• Record Created: April 18, 2017
  • Record Updated: December 29, 2017

Box 9, Folder 7, Document 20

http://allenarchive.iac.gatech.edu/originals/ahc_CAR_015_009_007_020.pdf
  • Result Type: Item
  • Item Type: Text
  • Title: Box 9, Folder 7, Document 20
  • Text: ,---1 - IN SERVICE-LEA..'lliI NG PROGRAMS: A PRELL~INARY REPORT Determining the degree to which area colleges and universities a.re involved in service-lear ning programs and ascertaining the attit udes of higher educatfon stt1.dents, faculty9 and administrators to·ward conununity involvement constitute two of the principa l concerns of the Atlanta Serv ice Learning Confer ence. To provide insight into t hese two areas of special interest, a number of college students are currently in the process of completing a survey of ten area coll eges and univer sities. include; The ten institutions Agnes Scott College ~ Atlanta University, Clark College, Emory Unive.:-sHy~ Georgia State College, Georgia Tech, Morehouse College, Morris Erown College, Oglethorpe College, and Spelman College . As part of a br oader s tudy of student manpower resources, this survey will seek ar,suers to the f ollowi ng kinds of questions: 1. To what extent does the involvement of higher education institutions va~y fr om campus to campus? What f actors account for the variations? 2. To what extent does the degree of service-lear ning acti vities vary between different schools and departments within particular i nsti tut:f.ons? Wi1a t account s f or the variat ions? 3. What areas of connnunity life mos t r eadily lend themselves to student involvement ? 4. What are t he relative r oles of students , f acul ty, and administrative personnel i n community development activ ities? 5. To what extent does exi.sting curriculum encourage stude~t involvement in the community1 Uo students require academic credit for partici?ation in community activities? 6. How important are community involvement programs to stude!lts, fact,lty 9 and administrators? vfuat do the terms "community involvement" and "serv:i.ce-learning 91 suggest to these three important clientele groups? �' ... '• :t_ 7. What areas of community concern presently receive the greatest attention from higher education? The least concern? 8. Do existing pat t erns of service-learning practices suggest that some institutions can best serve by speciaUzing in particular programs? It is expected that answers to the above questions will be of value to ASLC for the following reasons: 1. The research will identify both the forces facilitating and the forces inhibiting development of the service-learning concept. 2. Cataloguing existing programs of community activities can assist ASLC'S role in coordinating service-learning programs and directing students into programs most suitable to their individual preferences. 3. The research will mirror the present scope of servicelearning programs and i~entify areas of neglect. 4. In the long run 9 certain priorities may be set and thereby assist ASLC in gaining the essential financial resources for funding service-learning progr ams in the areas demanding the greatest concentration of connnunity efforts. �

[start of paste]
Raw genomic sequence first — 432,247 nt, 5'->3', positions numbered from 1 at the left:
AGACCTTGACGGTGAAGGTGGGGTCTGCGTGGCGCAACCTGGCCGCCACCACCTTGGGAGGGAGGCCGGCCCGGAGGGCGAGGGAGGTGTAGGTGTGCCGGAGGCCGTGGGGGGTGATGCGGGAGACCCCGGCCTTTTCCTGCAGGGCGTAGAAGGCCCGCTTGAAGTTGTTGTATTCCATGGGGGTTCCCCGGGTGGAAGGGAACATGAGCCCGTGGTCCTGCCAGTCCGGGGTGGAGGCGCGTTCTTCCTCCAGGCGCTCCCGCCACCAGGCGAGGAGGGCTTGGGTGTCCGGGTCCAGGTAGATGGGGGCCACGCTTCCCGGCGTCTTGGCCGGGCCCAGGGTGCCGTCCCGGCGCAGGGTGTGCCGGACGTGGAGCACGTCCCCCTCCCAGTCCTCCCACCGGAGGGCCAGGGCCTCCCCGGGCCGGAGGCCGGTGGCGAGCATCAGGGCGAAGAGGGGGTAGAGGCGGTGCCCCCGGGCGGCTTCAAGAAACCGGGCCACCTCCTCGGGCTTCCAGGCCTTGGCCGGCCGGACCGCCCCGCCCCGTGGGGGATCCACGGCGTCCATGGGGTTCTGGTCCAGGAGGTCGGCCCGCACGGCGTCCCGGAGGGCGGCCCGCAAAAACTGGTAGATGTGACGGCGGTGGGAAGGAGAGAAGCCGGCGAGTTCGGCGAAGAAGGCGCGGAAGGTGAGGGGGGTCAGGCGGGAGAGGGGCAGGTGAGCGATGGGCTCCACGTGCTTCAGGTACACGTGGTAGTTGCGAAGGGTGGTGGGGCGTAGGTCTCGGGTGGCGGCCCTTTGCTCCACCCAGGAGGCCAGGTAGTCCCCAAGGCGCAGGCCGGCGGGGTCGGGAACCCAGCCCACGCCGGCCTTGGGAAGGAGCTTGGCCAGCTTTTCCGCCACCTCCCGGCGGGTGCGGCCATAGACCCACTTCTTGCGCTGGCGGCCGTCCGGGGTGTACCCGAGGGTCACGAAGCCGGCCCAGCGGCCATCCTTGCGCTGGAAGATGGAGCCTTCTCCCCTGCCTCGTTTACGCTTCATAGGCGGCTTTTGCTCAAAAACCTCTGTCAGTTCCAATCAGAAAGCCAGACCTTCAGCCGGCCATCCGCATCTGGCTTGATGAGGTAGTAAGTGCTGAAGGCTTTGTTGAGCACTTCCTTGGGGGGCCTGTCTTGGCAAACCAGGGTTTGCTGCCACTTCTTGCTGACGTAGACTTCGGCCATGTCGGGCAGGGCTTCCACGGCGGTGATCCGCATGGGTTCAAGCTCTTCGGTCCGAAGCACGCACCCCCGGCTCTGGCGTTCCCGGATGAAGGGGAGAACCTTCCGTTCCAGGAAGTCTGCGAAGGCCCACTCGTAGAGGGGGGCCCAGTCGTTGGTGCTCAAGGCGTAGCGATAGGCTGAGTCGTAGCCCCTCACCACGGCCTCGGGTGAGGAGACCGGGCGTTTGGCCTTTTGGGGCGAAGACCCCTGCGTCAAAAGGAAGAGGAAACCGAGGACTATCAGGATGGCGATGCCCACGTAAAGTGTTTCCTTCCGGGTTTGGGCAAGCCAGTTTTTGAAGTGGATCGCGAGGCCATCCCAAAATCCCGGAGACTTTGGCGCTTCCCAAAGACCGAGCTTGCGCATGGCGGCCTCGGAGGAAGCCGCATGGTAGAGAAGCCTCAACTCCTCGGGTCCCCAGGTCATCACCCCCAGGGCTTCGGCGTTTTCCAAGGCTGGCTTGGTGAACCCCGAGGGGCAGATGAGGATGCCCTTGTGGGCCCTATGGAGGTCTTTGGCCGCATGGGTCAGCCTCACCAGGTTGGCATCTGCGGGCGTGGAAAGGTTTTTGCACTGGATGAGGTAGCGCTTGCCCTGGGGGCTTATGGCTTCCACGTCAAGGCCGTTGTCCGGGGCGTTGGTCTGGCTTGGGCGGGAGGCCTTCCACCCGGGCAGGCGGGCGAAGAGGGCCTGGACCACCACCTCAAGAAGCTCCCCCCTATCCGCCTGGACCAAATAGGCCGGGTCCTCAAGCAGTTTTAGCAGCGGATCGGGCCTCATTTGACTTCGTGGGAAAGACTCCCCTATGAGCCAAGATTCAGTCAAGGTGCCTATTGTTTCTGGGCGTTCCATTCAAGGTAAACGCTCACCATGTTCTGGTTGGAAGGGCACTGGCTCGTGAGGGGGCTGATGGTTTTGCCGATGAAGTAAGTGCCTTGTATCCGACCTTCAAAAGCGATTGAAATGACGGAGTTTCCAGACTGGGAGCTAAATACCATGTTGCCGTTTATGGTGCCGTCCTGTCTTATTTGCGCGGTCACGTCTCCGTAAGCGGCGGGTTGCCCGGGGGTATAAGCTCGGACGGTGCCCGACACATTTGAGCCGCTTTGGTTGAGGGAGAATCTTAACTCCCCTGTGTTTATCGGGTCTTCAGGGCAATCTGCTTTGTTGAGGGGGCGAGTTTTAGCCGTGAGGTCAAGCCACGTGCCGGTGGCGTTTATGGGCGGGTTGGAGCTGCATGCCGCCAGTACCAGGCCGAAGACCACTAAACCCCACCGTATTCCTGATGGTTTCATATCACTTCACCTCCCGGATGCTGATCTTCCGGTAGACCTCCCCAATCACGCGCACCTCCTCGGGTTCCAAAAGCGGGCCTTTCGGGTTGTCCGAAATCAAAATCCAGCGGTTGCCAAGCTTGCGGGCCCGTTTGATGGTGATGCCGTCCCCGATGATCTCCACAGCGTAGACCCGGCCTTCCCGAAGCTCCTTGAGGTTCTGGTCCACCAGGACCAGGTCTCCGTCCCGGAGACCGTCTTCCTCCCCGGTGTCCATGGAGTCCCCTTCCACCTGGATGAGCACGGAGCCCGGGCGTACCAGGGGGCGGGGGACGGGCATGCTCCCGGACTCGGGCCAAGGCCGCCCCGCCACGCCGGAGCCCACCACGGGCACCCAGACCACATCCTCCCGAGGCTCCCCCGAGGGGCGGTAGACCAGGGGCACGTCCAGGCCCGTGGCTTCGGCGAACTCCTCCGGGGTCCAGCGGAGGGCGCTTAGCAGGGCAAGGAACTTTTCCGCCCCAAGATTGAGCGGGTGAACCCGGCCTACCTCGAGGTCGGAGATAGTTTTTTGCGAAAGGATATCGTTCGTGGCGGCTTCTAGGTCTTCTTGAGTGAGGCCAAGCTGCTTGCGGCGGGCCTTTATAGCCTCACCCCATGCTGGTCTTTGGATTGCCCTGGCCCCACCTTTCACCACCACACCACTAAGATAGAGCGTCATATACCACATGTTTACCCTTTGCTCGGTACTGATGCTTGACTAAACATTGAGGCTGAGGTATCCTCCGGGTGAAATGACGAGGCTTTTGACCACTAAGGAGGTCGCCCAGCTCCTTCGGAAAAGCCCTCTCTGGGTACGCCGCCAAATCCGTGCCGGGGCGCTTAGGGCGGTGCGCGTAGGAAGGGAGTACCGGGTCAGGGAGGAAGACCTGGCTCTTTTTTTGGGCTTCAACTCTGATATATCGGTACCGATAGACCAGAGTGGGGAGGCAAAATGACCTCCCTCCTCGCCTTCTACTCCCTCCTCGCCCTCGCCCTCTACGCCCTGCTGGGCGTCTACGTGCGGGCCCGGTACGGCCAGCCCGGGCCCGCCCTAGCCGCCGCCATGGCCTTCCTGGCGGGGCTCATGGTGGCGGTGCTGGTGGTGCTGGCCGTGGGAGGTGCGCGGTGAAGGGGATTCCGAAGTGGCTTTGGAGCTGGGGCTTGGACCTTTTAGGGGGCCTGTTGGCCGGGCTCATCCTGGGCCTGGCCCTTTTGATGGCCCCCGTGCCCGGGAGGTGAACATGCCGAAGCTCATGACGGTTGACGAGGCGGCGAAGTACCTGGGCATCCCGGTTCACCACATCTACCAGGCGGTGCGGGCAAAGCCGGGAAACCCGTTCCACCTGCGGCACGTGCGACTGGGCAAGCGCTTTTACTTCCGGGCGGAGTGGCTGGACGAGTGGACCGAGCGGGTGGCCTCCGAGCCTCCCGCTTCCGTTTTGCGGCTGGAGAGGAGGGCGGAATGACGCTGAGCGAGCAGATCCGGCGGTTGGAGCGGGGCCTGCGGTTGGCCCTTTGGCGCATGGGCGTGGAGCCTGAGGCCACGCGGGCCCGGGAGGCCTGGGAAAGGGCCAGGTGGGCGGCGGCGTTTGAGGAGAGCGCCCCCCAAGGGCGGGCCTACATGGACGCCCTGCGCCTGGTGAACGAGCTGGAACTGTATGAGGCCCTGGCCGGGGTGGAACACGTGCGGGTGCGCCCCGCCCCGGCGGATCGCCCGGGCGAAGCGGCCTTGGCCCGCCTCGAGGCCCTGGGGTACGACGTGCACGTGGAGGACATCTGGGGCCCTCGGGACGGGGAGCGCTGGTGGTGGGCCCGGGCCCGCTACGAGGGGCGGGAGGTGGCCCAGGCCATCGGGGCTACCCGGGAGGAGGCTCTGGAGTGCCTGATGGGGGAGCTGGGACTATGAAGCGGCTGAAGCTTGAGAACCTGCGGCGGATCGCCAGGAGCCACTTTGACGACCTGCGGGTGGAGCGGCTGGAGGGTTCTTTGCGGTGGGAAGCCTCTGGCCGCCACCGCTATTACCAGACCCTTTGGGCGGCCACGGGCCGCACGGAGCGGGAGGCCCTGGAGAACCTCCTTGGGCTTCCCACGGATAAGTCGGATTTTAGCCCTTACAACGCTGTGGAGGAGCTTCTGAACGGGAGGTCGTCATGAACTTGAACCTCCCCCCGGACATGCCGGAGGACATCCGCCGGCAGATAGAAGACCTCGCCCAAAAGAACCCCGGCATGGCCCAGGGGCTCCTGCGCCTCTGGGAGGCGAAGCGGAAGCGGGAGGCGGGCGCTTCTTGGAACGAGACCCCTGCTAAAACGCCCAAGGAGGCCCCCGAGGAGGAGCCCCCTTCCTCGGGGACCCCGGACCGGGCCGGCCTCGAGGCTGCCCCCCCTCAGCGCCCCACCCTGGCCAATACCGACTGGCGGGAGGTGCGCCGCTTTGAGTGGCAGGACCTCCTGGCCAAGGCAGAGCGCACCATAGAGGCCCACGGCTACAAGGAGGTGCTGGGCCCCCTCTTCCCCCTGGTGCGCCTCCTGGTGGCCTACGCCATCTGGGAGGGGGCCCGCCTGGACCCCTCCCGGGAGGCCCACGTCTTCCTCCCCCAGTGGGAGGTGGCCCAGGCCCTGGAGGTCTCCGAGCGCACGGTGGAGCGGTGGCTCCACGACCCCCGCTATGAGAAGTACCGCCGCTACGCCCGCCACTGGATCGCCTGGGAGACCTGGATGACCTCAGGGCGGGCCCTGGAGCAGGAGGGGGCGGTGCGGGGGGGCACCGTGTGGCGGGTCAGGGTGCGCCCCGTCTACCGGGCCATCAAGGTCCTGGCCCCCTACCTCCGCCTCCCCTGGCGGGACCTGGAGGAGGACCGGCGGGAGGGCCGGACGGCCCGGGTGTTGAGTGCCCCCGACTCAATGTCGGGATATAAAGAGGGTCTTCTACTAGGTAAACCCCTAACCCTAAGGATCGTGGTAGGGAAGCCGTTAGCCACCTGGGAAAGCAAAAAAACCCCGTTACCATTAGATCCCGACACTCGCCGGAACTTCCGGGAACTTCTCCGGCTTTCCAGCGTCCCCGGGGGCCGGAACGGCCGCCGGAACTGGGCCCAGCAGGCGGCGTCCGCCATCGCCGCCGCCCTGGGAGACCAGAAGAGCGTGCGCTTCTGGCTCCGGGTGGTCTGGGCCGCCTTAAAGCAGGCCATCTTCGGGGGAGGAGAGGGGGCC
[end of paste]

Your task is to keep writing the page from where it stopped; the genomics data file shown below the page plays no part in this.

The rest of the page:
• Tags: Box 9, Box 9 Folder 7, Folder topic: Urban Corps | 1969
  • Record Created: April 18, 2017
  • Record Updated: December 29, 2017

Box 9, Folder 7, Document 29

http://allenarchive.iac.gatech.edu/originals/ahc_CAR_015_009_007_029.pdf
  • Result Type: Item
  • Item Type: Text
  • Title: Box 9, Folder 7, Document 29